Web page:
Face down on the street, hands locked behind my head, I lay still while Plainville’s Finest held a gun on me and Second-Best rifled through my pockets. Where had I gone wrong?
My client had announced he chose me based on my website photo. “For this job,” he’d said, “I need a person of color.”
I hadn’t asked which color. The name on my PI’s license is Hamm, the Ellis Island bastardization of Hammarskjold. I’m tall and pale, with a cap of ash-blond hair, but the thing people notice from my Swedish heritage is a very full pair of lips. With disturbing frequency, blacks approach me to ask if I’m passing. Whites lock their car doors as I walk by. As a PI, I often try to pass as something I’m not, but white isn’t one of them.
He had said he needed evidence — any kind — for divorce. That he didn’t like the crowd she ran with. And that he “needed a black dick.” I had smelled a rat — was a black detective likely to provoke her friends? — but I was too hungry to turn him down. Besides, I’m white.
With a button cam in my shirt, I tailed his wife east on Elm, staying out of her mirror by keeping a cop car between my Prius and her Maserati. The cop stopped short of a green light, and I stopped short behind him. Someone nearby locked their car with a loud beep. The cop leaped out of his vehicle and stalked back toward me. Thin lips and short white hair gelled into spikes. The Kevlar vests make them all look fit and tough. The flushed face made this one look pissed off.
“Did you beep me?”
“No, sir, I did not. I think someone locked their car.”
“I was letting a lady park her car. You beeped me.”
“I heard it, officer, but it wasn’t me.”
Then he said the N word, drew his gun and stepped back. “Out of the car. Face on the ground, hands behind your neck.”
I don’t know whether my PI license helped or not. In the end, they let me off with a vague warning that amounted to “Don’t beep a cop in the performance of his duties.” I gave them my word of honor. I gave them the name of my client. And just to be sure, I slipped them a little something else.
The lady, though, she sure was something else. I caught up with Darleen, her car parked outside the Makes Free grill, and walked in after her. Given the street spectacle, I figured I was blown anyway.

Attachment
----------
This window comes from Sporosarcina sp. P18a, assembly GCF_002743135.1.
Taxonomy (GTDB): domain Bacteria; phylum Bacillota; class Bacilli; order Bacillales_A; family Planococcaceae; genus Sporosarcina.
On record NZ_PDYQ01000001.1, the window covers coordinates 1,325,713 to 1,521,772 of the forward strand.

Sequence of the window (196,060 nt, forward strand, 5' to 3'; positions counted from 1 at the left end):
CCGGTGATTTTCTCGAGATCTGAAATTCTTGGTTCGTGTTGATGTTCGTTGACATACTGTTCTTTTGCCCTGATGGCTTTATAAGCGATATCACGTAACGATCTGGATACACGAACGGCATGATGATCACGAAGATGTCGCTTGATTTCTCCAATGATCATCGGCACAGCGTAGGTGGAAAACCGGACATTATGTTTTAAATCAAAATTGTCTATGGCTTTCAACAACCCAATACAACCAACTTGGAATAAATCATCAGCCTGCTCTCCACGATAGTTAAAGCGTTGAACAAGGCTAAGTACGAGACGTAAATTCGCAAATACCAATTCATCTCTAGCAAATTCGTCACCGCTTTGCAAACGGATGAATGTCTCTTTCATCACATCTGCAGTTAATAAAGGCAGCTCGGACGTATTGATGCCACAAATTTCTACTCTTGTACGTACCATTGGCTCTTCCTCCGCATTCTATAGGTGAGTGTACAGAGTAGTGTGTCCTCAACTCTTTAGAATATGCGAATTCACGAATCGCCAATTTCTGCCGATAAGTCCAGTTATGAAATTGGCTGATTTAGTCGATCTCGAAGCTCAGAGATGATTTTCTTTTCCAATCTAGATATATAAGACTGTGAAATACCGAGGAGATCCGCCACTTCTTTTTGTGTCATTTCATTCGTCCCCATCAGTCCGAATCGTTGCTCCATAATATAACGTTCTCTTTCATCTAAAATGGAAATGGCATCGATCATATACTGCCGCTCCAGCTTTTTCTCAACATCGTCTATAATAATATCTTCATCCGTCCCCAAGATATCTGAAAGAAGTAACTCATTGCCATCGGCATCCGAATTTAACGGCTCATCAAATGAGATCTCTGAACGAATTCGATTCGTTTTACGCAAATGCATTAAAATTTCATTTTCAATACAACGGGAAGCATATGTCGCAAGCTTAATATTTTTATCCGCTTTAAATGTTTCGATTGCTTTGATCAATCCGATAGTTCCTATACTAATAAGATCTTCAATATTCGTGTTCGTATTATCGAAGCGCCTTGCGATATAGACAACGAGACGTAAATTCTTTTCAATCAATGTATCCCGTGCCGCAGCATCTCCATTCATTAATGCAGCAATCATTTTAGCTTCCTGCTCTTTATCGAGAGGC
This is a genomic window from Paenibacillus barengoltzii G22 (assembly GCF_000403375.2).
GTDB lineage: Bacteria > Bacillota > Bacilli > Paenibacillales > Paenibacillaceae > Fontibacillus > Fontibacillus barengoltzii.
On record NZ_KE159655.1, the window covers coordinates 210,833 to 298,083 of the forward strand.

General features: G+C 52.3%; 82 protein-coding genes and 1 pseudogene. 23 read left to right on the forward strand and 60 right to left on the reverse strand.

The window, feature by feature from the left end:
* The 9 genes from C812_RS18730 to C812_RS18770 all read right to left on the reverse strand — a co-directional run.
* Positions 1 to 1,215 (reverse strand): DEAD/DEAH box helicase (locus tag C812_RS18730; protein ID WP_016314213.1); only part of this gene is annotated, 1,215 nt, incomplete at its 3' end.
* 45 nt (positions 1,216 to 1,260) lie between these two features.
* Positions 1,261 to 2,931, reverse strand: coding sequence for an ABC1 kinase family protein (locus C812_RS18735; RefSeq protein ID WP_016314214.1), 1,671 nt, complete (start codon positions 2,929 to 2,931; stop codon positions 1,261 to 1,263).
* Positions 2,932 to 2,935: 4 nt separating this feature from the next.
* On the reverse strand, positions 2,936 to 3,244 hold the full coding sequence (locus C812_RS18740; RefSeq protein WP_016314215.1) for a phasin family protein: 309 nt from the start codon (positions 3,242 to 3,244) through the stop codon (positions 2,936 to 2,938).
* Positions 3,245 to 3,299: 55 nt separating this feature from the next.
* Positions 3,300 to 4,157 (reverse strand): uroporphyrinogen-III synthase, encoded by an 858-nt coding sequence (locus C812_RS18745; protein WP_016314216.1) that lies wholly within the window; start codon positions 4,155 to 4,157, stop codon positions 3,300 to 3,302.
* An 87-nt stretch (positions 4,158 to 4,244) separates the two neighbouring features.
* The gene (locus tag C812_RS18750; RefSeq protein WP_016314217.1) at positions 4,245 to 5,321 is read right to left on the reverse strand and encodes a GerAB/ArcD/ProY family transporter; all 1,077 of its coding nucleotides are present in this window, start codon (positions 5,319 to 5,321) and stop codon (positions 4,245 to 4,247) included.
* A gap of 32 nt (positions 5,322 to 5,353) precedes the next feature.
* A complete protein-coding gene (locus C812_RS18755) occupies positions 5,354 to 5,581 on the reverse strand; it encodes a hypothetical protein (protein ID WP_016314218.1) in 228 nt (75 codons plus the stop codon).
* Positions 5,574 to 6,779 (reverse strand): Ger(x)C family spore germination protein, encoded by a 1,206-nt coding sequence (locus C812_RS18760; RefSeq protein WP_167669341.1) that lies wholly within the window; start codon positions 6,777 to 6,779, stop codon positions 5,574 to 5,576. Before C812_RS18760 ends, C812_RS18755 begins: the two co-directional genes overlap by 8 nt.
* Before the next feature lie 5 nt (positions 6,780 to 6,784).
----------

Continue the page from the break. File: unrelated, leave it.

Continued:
When I cornered her, she came back at me fast and cute. At her suggestion we moved to the bar, to “catch us some bare.” As she leaned across me to tap her cigarette in an ash tray she asked, “Is it true about you people? Your… endowment?”
“Well, I am often told my people are gifted at cross-country skiing.”
She gave a non-committal laugh, and turned toward the runway behind the bar, where the dancer was working her tips. Darleen’s right shoulder brushed my left and I caught a whiff of perfume above the alcohol and sweat. “Anyway,” she said without looking at me, “this one’s more to my taste.” Darleen stuffed a bill into the dancer’s g-string.
“How decadent,” I said blandly. “In a sort of pre-Stonewall way.” Darleen’s fingers slipped up my neck to tangle themselves in my hair, then snapped my face down on the bar. The last thing I saw was the glass ashtray, with a smoking cigarette marked by her cherry lipstick, coming toward me.
The first thing I saw when my eyes cleared was a smoking cigarette between her cherry lips. Darleen sat across a drink-stained table. My wrists were roped to my chair arms. I agreed with her expression of pitying contempt.
Darleen was quite the reader. The bookcase behind her was packed with everything from Alma Birdwell White through David Duke. Turning my head right, I saw a desk with a CSA flag behind it. Turning the other direction, I saw a hooded figure.
“Now that you’re awake, boy,” he said, “you can start talking. Sing.”
It didn’t really matter: he was more interested in his own singing. He sang a Wagnerian aria about NFL players taking a knee; the bigotry implicit in “Hate has no home here”; the NAACP; the black man as sexual threat; the importance of the Mexican border wall; and Bashar al-Assad as a role model. My phone buzzed twice during his performance, but I couldn’t get at it, and he ignored it.
The longer he talked, the more I sweated. Even occasional glimpses of Darleen’s splendid profile did not lift my spirits. It would take a miracle to get me out of there.
Miraculously enough, the cops busted in. When Darleen’s buddy drew a gun, I hastily tipped my chair over. I ended up face down on the ground (again), but I dodged the bullet. The supremacist in the hoodie had supremely bad aim; he nicked a water pipe. A cold drenching did nothing to improve the cops’ mood. They seemed inclined to take it out on him.
Plainville’s Second-Finest cut me loose. “Good job, Hamm,” he said, “giving us your client’s name. He gave us the scenario… and your number. When your cell went to voice mail…” he nodded toward the busted-in door.
Darleen twisted in the come-along, long enough to face me as they led her away. “So, asshole,” she said, “it looks like black lives do matter to Plainville cops.” I reported back to the client with the details. He seemed satisfied. The pix from the strip club in particular seemed to give him what he wanted. “Thank god,” he said, “it was lesbians. Imagine if it had been one of you people.”
Walter Lawn writes poetry and short fiction. His work has been published in Every Day Fiction, River Poets Journal, and the anthology Unclaimed Baggage. Walter is a disaster recovery planner, and lives outside of Philadelphia.